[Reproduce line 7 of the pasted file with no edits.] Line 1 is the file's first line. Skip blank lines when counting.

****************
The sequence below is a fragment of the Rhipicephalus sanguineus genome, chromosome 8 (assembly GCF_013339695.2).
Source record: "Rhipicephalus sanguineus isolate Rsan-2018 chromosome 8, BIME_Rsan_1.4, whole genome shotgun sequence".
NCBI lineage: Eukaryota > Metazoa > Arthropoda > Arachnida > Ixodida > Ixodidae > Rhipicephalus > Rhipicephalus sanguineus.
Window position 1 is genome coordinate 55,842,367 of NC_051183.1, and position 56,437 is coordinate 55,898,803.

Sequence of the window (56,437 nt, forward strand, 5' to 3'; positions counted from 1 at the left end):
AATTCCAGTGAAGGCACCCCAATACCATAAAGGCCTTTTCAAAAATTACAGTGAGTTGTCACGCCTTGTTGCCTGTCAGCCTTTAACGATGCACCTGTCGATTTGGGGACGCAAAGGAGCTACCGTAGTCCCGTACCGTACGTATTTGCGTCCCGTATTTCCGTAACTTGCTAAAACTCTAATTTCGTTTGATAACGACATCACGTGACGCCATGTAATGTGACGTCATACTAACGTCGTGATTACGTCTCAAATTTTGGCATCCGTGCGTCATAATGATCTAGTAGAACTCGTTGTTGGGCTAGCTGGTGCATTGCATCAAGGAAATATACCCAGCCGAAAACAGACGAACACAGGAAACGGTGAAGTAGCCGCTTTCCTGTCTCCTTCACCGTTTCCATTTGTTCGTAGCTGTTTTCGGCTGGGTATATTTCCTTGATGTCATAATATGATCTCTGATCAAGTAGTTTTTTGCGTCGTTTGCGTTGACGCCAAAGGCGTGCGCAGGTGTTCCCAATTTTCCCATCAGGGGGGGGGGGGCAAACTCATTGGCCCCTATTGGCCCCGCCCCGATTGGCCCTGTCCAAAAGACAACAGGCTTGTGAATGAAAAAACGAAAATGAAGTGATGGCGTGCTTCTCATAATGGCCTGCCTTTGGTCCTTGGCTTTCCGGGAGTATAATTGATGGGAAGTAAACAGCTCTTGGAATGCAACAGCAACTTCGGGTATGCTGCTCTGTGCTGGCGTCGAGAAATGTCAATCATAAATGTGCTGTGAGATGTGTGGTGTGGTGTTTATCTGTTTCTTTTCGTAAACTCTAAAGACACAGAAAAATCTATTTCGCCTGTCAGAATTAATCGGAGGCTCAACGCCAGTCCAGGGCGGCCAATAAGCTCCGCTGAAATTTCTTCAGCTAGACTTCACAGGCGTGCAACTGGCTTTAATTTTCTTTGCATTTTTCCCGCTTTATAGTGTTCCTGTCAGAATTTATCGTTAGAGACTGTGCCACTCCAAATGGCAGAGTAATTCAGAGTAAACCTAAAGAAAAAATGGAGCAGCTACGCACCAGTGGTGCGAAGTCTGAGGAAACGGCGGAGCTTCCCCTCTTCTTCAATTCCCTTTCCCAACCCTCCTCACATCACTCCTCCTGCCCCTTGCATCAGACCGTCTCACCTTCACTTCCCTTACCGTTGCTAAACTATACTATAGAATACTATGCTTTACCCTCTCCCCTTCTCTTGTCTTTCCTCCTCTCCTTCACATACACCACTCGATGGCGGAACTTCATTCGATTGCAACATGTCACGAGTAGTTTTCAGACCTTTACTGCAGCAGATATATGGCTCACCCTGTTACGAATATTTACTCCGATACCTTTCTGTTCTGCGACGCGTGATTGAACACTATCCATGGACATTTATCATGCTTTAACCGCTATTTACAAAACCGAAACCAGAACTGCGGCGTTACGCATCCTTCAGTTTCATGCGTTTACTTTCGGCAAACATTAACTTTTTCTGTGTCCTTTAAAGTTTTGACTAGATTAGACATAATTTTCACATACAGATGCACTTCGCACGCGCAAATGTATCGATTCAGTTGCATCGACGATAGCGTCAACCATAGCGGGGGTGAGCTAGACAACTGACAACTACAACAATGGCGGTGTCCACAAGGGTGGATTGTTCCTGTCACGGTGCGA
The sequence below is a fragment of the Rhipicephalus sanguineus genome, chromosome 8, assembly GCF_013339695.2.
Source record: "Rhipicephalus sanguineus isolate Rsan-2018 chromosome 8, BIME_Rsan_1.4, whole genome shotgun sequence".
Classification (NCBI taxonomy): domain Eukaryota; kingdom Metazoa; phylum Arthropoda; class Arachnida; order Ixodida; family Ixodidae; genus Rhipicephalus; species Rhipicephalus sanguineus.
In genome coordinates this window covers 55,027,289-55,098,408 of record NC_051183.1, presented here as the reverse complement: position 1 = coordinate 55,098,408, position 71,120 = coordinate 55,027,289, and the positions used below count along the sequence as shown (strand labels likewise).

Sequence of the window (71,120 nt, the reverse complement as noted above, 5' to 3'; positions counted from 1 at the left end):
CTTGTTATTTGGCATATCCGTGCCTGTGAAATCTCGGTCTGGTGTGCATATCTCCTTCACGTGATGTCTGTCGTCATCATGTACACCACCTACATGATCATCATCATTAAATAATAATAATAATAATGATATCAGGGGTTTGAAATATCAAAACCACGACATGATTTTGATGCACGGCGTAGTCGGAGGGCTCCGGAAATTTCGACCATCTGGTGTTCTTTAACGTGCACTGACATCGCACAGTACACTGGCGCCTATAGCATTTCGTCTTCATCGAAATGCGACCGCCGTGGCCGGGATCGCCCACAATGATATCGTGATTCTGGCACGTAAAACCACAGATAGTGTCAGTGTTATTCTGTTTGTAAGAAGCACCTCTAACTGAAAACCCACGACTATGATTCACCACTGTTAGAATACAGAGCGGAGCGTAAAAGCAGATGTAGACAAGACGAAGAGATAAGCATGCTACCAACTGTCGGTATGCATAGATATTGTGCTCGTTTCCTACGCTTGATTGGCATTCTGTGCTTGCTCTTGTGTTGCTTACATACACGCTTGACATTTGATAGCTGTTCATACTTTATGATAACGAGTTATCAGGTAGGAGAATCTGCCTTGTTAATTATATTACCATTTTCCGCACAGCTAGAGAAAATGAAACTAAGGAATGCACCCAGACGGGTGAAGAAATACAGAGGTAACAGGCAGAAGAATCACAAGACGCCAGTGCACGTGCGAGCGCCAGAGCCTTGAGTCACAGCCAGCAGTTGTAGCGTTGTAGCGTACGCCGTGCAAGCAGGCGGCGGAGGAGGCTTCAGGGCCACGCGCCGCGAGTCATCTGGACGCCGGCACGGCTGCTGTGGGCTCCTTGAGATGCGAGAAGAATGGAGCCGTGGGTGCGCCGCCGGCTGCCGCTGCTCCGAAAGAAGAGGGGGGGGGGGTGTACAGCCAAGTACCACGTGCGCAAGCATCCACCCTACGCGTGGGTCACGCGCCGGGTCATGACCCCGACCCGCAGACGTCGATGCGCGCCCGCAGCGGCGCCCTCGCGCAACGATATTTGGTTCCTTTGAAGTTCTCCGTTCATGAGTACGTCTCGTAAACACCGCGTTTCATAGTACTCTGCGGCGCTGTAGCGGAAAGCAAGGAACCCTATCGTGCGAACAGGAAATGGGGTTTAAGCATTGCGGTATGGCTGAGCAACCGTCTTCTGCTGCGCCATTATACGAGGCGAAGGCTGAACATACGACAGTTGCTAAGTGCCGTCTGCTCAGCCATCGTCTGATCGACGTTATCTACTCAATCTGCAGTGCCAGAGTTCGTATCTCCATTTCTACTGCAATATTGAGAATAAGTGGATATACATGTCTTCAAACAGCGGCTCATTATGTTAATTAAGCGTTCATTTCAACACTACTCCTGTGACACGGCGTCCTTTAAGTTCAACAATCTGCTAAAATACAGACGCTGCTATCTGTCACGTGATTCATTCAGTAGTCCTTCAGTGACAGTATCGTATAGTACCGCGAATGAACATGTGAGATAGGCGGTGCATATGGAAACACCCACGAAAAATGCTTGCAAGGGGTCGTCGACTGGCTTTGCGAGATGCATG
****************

The sequence below is a fragment of the Rhipicephalus sanguineus genome, chromosome 8, assembly GCF_013339695.2.